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Report a defective product

The UK has left the EU, new rules from January 2021

The transition period after Brexit comes to an end this year.

Find out what you can do now to prepare

What can be reported, to whom and how.

Products that are defective by design, construction or due to the manner of supply

European product safety law requires that products are safe and compliant when first placed on the market or put into service. 'Safe' here includes risk to health arising from use of the product.

EU product safety law applies to:

Product safety law also covers the manner of supply, eg if instructions are missing, wrong or not in the end user's language; or the Declaration of Conformity is missing or incorrect. In all these cases, market surveillance authorities (MSAs) can take action. For guidance and information on how to contact an MSA, see: What you should do.

However, where installation is undertaken separately from supply of the complete item, the failure to install products safely in accordance with the manufacturer's instructions is not considered a product supply issue.

Product safety law does not generally apply to:

However, while EU product safety law may not apply to these examples, they are all covered by the Provision and Use of Work Equipment Regulations (PUWER).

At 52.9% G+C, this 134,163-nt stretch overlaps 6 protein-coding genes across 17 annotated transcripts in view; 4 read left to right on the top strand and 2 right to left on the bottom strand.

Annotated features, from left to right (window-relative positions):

What you should do

If you have concerns about a product due to its design, construction or the manner of supply, you should report the matter to the appropriate market surveillance authority (MSA). The manufacture and supply of most equipment used at work - except personal protective equipment and construction products permanently incorporated into buildings (unless also a machine) - fall within HSE's remit and you should report any issues, following the advice on the Notify HSE page.

The other main UK MSAs are:

For further information on the product supply role of each and direct links to those organisations, see: Other regulators.

However, before you report a defective product, it will help in processing and investigating your concerns if you can also provide the following information:

Although this is a lot of information, much of this must be obtained before an MSA can follow up concerns about defective products. Authorities can only challenge manufacturers and suppliers based on quality factual information that confirms non-compliance with legal requirements.

Other regulators wishing to pass concerns about defective products to HSE are requested to complete Section 1 of the Product Safety Request form PSR1 as thoroughly as possible before sending it to HSE through their usual liaison channels.

Updated: 2020-09-04